Today’s Gospel passage can best be summarized as a call to action.  It begins by giving the historical setting of the ministry of John the Baptist, which will culminate in the Baptism of Christ by John in the Jordan.  The Evangelist deliberately mentions the Roman rules of the day, so that people for all time know that the Bible isn’t just some fancy tale but that Jesus walked the earth at a specific time in history, at a time of historical figures that are not disputed.  In fact, the ministry of Jesus, up to His crucifixion, are not in question.  It is the Incarnation and Virgin-birth, as well as the Resurrection, that we as Christians accept on faith, that skeptics do not believe.

The rest of the passage is about the preaching of John the Baptist.  He quotes Isaiah the Prophet in verses 4-6.  I imagine John speaking with a loud and deep voice, filled with conviction: “Prepare the way of the Lord, make His paths straight.  Every valley shall be filled, and every mountain and hill brought low, and the crooked shall be made straight, and the rough ways shall be made smooth; and all flesh shall see the salvation of God.”  I hear this message not only for John’s time but for our time.  The power of Christ can change lives, it can fill valleys, it can straighten out what is crooked, and every human being has access to see the salvation of God, if they choose to.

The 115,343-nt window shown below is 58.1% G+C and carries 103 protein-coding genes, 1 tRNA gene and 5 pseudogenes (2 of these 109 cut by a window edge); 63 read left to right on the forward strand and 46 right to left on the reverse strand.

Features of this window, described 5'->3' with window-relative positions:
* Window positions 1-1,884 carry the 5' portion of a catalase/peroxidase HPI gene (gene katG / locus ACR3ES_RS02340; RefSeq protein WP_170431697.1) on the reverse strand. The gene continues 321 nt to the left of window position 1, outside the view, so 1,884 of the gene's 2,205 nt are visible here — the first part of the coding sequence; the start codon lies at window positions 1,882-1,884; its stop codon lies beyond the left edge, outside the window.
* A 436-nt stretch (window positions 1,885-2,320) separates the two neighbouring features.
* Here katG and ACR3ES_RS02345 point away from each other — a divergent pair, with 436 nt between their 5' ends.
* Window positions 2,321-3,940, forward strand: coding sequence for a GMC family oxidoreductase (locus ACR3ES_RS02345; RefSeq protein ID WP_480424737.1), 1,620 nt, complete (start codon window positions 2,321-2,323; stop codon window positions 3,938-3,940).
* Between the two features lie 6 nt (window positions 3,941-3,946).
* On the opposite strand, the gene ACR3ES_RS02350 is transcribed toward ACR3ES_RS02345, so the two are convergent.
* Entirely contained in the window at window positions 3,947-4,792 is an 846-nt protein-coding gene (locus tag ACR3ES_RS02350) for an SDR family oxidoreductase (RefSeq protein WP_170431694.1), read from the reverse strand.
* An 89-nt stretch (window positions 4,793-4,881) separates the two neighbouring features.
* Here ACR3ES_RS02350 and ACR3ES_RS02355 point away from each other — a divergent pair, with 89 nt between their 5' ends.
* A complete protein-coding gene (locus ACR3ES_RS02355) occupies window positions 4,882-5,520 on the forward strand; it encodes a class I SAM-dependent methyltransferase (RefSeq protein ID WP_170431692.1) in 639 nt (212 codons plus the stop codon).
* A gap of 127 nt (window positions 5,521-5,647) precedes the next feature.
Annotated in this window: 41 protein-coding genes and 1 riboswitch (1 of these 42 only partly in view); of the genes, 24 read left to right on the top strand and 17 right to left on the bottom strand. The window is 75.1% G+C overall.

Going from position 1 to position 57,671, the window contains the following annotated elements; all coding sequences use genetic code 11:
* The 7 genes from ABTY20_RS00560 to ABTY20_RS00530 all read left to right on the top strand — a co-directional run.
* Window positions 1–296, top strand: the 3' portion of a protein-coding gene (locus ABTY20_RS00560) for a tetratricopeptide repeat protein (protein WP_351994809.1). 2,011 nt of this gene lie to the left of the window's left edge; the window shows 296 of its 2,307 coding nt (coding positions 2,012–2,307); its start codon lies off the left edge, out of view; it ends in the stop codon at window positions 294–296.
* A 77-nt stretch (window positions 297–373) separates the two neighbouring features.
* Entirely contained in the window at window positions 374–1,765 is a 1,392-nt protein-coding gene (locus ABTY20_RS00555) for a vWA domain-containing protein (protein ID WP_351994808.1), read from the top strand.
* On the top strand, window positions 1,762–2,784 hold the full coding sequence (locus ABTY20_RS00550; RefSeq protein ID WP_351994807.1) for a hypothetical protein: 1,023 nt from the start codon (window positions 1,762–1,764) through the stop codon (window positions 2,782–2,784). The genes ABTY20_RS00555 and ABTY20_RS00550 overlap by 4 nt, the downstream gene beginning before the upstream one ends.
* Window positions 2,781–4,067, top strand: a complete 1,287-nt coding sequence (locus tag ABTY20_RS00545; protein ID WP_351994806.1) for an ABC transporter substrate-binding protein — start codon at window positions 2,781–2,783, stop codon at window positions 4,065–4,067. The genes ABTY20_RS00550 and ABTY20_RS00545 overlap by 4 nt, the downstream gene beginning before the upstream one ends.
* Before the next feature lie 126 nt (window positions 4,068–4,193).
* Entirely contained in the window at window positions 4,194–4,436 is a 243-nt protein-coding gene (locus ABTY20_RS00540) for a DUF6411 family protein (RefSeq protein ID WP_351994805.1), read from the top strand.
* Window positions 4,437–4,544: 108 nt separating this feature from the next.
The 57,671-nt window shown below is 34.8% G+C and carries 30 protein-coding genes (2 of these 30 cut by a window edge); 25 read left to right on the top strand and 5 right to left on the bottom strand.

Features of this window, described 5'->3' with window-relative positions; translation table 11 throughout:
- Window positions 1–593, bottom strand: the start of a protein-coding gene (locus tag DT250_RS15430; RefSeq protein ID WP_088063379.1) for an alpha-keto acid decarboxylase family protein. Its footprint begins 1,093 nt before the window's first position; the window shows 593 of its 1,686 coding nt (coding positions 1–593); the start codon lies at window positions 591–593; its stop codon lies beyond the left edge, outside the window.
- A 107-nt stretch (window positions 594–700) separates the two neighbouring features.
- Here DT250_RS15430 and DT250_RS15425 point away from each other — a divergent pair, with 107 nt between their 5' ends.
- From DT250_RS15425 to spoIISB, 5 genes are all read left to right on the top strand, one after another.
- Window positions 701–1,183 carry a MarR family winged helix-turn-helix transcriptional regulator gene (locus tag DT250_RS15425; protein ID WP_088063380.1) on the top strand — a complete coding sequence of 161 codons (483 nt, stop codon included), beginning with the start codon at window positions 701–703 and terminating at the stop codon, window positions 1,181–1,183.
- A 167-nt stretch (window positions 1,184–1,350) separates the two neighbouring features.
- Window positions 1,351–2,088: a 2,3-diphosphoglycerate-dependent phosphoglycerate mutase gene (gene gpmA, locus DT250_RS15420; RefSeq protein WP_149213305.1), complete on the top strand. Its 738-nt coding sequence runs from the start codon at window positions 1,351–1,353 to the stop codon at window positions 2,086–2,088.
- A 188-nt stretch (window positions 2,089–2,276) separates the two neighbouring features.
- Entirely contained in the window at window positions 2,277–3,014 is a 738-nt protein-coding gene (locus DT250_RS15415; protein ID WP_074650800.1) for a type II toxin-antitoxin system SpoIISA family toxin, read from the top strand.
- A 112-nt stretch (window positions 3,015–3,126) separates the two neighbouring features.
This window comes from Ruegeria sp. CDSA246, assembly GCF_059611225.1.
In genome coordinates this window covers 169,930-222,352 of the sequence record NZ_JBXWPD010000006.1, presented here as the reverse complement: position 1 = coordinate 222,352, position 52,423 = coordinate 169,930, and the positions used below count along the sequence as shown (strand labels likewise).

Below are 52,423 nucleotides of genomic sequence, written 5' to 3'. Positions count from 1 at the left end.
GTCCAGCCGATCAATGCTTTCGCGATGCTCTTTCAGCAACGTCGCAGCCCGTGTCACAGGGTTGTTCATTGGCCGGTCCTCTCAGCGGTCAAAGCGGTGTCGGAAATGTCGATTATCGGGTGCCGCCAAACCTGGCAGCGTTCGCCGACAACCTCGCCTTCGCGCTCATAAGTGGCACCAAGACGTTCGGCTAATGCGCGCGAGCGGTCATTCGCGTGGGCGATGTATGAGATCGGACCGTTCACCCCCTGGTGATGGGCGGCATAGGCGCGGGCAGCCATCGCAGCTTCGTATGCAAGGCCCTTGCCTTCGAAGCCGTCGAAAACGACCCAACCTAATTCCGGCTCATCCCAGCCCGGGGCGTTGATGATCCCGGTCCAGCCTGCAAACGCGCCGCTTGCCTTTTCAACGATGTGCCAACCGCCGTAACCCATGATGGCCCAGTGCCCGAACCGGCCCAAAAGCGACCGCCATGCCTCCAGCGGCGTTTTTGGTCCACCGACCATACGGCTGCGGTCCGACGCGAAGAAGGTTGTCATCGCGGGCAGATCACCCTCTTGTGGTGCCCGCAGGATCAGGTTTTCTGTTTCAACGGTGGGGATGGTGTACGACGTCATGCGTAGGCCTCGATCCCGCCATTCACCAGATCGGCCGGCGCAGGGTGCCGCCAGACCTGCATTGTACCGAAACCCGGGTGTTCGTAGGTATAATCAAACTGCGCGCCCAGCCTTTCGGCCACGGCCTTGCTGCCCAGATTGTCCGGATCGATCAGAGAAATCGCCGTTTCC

In his preaching, John took on the Jewish establishment, calling them a “brood of vipers,” (v. 7) and imploring all to “bear fruits that befit repentance.” (v. 8)  He told them that“every tree that does not bear good fruit is cut down and thrown into the fire.” (v. 9) This piqued the interest of the multitudes, who either had a fear of God (they didn’t want to be thrown into the fire), or a genuine desire to grow towards him (to bear good fruit), and people asked John what they should do, how they should live.  In verses 11-14, John tells those who have two coats to share with those who have none, as well as to share food.  He told the tax collectors to be fair in assessing taxes on people. He told soldiers to be content with their wages and not to rob people or speak ill of others.  These are good pieces of advice for us today—to share of what we have, and to be fare in how we treat others, how we charge others and how we serve others. 

John was careful, as we should be, to give glory to Christ.  He attributed anything good that he was saying to Christ.  Likewise, we should be quick to give glory to God, and focus on loving others, and treating others fairly, rather than in accumulating accolades for what we do.